A few hours after President Museveni was declared winner of the 2021 presidential election, the 76-year-old outlined key issues that he intends to tackle in the next five years in office.
One of the issues that he vowed to pursue is what he called the “mass line” and fight against the “elite line”.
The elite, he says, have been capturing benefits that should accrue to the masses.
In his fight to achieve the above, Mr Museveni, who if he completes his sixth term in office will be among the longest serving presidents on the continent, says he will ensure access to free education, free medical care in public hospitals and work towards universal monetisation of the economy, among others.
“The National Resistance Movement (NRM), when we were in the bush, had one line, the mass line, the line of the people where political actors act only in the interest of the people not in the interest of anything else, not in the interest of the elite, not in the interest of foreigners,…but in the interest of the ordinary people, the farmers, factory workers, the people who live by their sweat, that is what we call the mass line,” he said on Saturday while addressing the nation.
Some of the pledges Mr Museveni made on Saturday evening have been on his list for the last 35 years since he captured power in 1986 through a guerrilla war which was staged in Luweero Triangle.
Ms Charity Ahimbisibwe, the executive director of Citizen Coalition for Electoral Democracy in Uganda (CCEDU), said the President’s agenda is achievable but will require young people who are joining Parliament to support the his programme without unnecessarily objecting.
Observers speak out
Ms Ahimbisibwe said some of the President’s plans such as land eviction and Operation Wealth Creation (OWC) will require review in policies to ensure that the would-be beneficiaries feel the effect of their presence.
“That one (land eviction) might need a review in policy. There might be a need for more tactics and flawlessness in handling. Land is a tense and tactically difficult issue to handle; it is a sensitive issue in that it can break or make a nation,” Ms Ahimbisibwe said.
She added: “He might want to go back to a consultative journey and rethink what exactly needs to be done about the land question.”
According to Mr Museveni, the current would-be free education has been hampered by a group of people he sectioned as the elite, who he said have constantly introduced a fee, “making it a subsidised education and not free per se,” which has been a barrier for children to keep in school.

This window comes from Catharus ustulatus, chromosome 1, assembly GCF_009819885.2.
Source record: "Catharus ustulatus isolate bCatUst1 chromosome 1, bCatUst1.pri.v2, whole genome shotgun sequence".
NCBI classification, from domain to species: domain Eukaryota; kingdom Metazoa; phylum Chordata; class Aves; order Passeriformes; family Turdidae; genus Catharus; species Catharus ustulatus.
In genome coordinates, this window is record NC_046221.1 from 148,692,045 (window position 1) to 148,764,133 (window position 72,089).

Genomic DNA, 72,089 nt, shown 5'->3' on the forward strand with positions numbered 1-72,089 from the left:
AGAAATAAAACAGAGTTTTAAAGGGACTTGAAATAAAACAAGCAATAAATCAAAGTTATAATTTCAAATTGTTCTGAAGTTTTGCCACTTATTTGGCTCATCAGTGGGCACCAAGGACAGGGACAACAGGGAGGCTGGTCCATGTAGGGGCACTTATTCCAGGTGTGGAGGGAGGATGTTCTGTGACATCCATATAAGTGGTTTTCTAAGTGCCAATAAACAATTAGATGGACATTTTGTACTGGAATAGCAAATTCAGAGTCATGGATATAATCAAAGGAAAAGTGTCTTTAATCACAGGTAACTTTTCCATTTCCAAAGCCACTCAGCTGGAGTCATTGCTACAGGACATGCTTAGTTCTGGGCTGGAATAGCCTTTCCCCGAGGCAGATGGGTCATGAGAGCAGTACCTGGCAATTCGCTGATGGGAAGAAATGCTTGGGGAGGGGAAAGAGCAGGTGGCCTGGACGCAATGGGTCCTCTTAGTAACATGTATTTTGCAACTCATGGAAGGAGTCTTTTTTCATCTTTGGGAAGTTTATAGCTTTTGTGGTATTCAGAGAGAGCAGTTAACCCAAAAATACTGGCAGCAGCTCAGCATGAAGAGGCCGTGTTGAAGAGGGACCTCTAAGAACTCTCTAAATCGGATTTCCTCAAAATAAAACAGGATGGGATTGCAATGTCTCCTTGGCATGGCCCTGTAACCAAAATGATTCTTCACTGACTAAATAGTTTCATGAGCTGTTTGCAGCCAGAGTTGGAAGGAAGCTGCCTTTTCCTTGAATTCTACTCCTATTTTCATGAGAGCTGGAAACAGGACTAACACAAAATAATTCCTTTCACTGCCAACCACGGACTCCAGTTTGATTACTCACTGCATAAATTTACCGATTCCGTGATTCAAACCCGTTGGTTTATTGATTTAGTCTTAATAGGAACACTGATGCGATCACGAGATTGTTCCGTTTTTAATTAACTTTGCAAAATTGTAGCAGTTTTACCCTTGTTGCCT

“The other element of the mass line in our case here was free education. In 1997, we introduced free education, however, the elite have made this free education not operational because at the local level they do not understand it,” he said.
He added: “They do not understand that we are introducing free education to enable the children of the “Banaku”, the poor people, to study just like my own children study because I have money to pay.”
According to experts, while the President’s vision of free education is best for the country because it would enable disadvantaged children to access education, a number of requirements would have to be met for it to flourish.
In an interview with this newspaper yesterday, Mr Martin Okiria Obore, thechairperson Association of Secondary School Head Teachers, said Mr Museveni must accept that before it is implemented, he must go an extra mile that he has never gone before to achieve this vision.
Mr Okiria said there is a need to provide different types of necessities ranging from teaching staff accommodation for both teaching and non-teaching staff, make sure all facilities and materials are provided.
He added that practically for now, the President will have to ensurea reorganisation on a number of issues for it to be achieved, need for a supplementary budget, change of attitude of all stakeholders to rally behind the vision.
“For us to have free education, the President must make sure the staff provided have where to sleep because in rural areas that don’t have centres to accommodate staff, they will move long distances, incur transport and accommodation…, provide accommodation within schools,” Mr Okiria said.
On free medicine, doctors said for this to work, there must be changes in some of the pillars of health, especially the increase in the health budget.
The President also said: “Medicine should be free but you know some people manoeuvring to charge money here and there; this must stop in this ‘kisanja’ we shall make sure there is free medical care in public hospitals.
The struggle between the two lines, the line of the masses and the line of the elite, the ones who want to get small money turn a disease into a business, a disease is not a business.”
Whereas it is the hope of most of the population to access free medicine in public health facilities, the Uganda Medical Association (UMA) notes that for this to be possible there must be something new especially increased budget of National Medical Stores but also the increased health budget. He added that some leadership gaps must be focused on.
“It is free medicine without any free medication. The population out there expects free medicine in hospitals but the reality on the ground is that there are no drugs in hospitals. The issue is that we are not realistic to ourselves, an average Ugandan is supposed to have I think Shs57,000 to be treated the whole year but you and me know when you go to hospital the least you can spend is probably Shs100, 000,” Dr Mukuzi Muhereza, the secretary of UMA, said yesterday.
He added: ”As long as we cannot have the capitation and the repair of equipment that we reuse for diagnosis, then it is almost impossible to get services in those hospitals , as long as we have something like 67 per cent employment gap then those issues of late coming, no doctor on call those issues will always continue .”